Bowl of Aloo Lauki ki Subzi
(click to enlarge)

Potatoes with Opo Gourd
  -   Aloo Lauki ki Subzi
3 w/rice  
1 hr  

This is a simple recipe, but with sophisticated flavor and satisfying substance - an adaption of our Potatoes with Kantola Gourd recipe for a more available vegetable. Opo and Potatoes are very compatible. It can serve as a side for 4 to 5, or a main dish for 2 to 3. A subzi [sabzi, sabji] is a simple, relatively dry vegetable stir fry.

Opo Gourd (1)
Potatoes (2)
-- Tempering
Cumin Seeds
Asafoetida (3)
-- Spicing
Fennel Seed
Coriander Seed
Amchur Powder (4)
Chili Powder (5)
Mustard Oil (6)
PREP   -   (14 min)
  1. Peel OPO thinly, and cut into sticks about 3/8 inch on a side and 1 to 1-1/2 inches long.
  2. Peel POTATOES and cut into pieces Of about the same size as the Opo. Mix with Opo and keep in cold water to cover until needed.
  3. Mix Asafoetida with Cumin Seeds (see Note-3).
  4. Grind together Fennel and Coriander. Mix all Spicing items.
RUN   -   (40 min)
  1. Drain Potato mix.
  2. IF using Mustard Oil, heat it in a coverable kadhai, wok or spacious sauté pan until you see the first wisps of smoke. Immediately take it off the heat and allow to cool to a frying temperature (see Note-6). IF using any other oil, just heat it to frying temperature.
  3. Stir in Tempering mix until Cumin is aromatic, then immediately stir in Potato mix and Turmeric. Fry stirring just until well distributed.
  4. Cover and sweat the vegetables over low heat until potatoes are cooked through (about 30 minutes). Tumble the vegetables occasionally. If it seems too dry, you can add a Tablespoon of water.
  5. Stir in Spicing mix until well distributed, then cover and sweat another minute.
  6. Serve hot with Basmati Rice or Roti.
  1. Opo Gourd:   [Lauki, Dodhi, Bottle Gourd]   This gourd is commonly available in produce stores in North America. Many recipes say you can substitute Zucchini for Opo, but this is not true - zucchini will turn to mush, opo will not. For details see our Bottle Gourd page.
  2. Potatoes:   White Rose and Red Potatoes work well for this method of cooking. Even Yukon Gold type can be used here, though the flavor is different and they don't have those in India. For details, see our Potatoes page.
  3. Asafoetida - Hing:   This is the resin of a giant fennel plant, used in India by sects forbidden to eat onions or garlic.   Caution: there are two forms: Pure Hing (asafoetida beads or ground) and the more common "Hing Powder". The "powder" is heavily cut with rice flour. The amount given here is for pure asafoetida. Use about 3 times as much if what you have is the "powder" form, and stir into tempering at the last moment. For details see our Asafoetida page.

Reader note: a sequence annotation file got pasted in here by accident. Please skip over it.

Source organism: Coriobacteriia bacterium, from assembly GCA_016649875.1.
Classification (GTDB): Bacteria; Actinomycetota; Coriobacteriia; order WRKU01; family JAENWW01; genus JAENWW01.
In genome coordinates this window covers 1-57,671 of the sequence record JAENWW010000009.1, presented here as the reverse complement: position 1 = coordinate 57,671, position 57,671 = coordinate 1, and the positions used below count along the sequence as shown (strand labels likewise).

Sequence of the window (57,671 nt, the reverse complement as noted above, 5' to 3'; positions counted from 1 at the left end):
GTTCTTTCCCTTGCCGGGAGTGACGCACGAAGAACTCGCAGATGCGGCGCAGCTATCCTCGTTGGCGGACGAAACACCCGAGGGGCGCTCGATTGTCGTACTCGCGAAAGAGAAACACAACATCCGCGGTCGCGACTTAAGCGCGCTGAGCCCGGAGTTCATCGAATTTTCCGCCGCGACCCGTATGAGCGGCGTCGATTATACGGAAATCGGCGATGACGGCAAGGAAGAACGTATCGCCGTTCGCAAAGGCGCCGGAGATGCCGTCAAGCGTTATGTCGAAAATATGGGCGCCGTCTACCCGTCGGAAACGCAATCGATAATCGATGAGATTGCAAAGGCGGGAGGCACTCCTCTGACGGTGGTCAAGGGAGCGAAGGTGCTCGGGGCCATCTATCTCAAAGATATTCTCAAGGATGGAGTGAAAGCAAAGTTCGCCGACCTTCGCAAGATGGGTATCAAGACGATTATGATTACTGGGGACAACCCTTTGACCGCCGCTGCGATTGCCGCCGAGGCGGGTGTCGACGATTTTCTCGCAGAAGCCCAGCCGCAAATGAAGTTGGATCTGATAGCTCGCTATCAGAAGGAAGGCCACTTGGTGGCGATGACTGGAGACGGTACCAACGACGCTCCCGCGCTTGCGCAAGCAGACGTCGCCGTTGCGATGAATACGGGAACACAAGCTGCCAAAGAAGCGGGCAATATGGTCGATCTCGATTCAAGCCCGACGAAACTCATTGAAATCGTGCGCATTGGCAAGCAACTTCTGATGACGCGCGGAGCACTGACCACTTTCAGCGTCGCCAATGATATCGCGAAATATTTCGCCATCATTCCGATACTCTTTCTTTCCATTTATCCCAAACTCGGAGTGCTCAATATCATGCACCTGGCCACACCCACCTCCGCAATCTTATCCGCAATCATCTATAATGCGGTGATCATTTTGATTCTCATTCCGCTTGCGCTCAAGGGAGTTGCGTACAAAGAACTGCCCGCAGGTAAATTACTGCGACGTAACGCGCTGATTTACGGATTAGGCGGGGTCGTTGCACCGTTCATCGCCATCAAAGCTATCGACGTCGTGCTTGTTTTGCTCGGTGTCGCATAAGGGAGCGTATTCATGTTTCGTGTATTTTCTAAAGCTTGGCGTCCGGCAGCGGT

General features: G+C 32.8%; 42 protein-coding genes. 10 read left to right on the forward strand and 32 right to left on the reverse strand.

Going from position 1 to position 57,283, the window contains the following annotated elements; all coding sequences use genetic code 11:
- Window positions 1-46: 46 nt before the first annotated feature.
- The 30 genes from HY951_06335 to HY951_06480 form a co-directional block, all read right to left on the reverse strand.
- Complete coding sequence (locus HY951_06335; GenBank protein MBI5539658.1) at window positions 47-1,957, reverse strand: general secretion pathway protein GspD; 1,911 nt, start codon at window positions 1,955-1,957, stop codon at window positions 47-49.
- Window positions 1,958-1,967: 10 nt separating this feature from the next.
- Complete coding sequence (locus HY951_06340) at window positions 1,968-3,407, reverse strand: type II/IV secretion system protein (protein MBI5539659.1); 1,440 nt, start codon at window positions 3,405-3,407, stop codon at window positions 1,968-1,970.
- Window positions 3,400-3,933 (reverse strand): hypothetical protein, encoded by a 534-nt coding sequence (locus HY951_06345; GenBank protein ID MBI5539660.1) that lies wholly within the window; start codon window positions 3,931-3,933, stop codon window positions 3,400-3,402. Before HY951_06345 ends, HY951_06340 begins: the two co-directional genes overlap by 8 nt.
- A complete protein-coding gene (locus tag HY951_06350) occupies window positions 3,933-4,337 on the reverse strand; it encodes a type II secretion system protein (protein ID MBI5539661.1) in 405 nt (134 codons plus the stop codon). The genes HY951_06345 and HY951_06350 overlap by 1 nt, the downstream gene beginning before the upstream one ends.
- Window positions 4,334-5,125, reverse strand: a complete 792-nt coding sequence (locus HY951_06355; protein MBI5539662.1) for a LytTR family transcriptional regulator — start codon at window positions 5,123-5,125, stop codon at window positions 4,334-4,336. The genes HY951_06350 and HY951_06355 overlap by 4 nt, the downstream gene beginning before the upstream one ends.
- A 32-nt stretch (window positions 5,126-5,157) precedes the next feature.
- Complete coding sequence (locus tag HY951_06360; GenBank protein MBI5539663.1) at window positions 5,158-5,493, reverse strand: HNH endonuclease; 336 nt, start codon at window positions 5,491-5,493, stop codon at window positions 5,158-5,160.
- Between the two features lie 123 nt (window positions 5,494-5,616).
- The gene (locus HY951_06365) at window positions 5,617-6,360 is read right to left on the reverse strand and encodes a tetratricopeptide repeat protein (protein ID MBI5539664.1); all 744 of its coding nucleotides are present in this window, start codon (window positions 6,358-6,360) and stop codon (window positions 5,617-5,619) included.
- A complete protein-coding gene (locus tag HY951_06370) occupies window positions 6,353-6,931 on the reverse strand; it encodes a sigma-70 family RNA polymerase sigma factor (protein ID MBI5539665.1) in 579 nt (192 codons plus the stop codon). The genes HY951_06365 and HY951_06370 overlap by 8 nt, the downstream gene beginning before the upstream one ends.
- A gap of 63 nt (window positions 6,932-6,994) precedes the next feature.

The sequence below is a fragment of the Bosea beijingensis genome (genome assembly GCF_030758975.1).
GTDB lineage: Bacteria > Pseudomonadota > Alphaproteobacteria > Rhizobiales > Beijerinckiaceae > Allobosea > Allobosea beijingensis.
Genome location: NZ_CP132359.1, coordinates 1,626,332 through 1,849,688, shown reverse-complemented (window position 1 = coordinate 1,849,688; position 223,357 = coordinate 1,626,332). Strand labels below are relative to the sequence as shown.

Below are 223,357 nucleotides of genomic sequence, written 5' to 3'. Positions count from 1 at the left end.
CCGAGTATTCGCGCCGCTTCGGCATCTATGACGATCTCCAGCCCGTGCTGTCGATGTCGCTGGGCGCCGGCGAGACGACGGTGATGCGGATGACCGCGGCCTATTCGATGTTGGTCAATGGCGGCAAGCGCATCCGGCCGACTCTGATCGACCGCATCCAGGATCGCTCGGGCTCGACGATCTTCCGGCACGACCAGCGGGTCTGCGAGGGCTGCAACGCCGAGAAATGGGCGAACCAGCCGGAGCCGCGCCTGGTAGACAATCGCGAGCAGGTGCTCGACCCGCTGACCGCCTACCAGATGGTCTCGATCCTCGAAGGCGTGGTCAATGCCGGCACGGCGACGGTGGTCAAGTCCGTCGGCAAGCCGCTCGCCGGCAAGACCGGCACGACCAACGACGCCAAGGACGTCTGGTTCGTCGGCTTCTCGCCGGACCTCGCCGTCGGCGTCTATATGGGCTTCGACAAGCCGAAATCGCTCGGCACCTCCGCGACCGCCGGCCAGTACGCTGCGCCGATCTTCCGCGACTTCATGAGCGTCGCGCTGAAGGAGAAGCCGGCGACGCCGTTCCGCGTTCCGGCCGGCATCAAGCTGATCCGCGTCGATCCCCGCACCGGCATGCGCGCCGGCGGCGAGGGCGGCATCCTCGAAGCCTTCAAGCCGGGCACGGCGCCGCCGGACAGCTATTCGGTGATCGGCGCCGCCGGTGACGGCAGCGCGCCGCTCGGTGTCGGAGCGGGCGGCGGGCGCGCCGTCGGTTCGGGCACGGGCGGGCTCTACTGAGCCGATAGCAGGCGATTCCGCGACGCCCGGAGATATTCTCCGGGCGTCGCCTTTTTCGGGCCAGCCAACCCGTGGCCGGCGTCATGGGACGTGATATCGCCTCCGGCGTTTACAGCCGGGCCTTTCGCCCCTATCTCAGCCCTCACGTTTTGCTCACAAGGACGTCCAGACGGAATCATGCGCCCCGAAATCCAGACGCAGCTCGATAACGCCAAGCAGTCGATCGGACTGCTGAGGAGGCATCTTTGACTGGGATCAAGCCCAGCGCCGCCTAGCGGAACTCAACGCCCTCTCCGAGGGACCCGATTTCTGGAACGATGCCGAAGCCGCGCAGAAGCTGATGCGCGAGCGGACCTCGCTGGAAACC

4. Amchur:   Used as a souring agent, this is a powder made from dried unripe mangos. It is available in markets serving an Indian community. If you don't have it, use 3 T Lemon Juice.
  5. Chili Powder:   1/2 teaspoon Khandela or Reshampati will make this dish moderately hot by Southern California standards. If in doubt, use Kashmiri powder. For details see our Indian Chilis page.
  6. Mustard Oil:   This is the traditional cooking oil of Bengal and north central India. It is handled differently from other oils. Mustard oil is heated in the pan with no other ingredients until it reaches a temperature where the first wisps of smoke appear (about 480°F/250°C). Immediately take it off the heat and allow to cool to a more reasonable frying temperature (around 360°F/180°C) before adding other ingredients. This procedure removes the acrid taste of the raw oil and renders it quite pleasant. Mustard oil is available in markets serving an Indian community. It will always be labeled "For Massage Use Only" due to lack of FDA approval, based on reasons no longer considered valid. For details see our Mustard Oil page.
  7. U.S. measure: t=teaspoon, T=Tablespoon, c=cup, qt=quart, oz=ounce, #=pound, cl=clove in=inch, ar=as required tt=to taste

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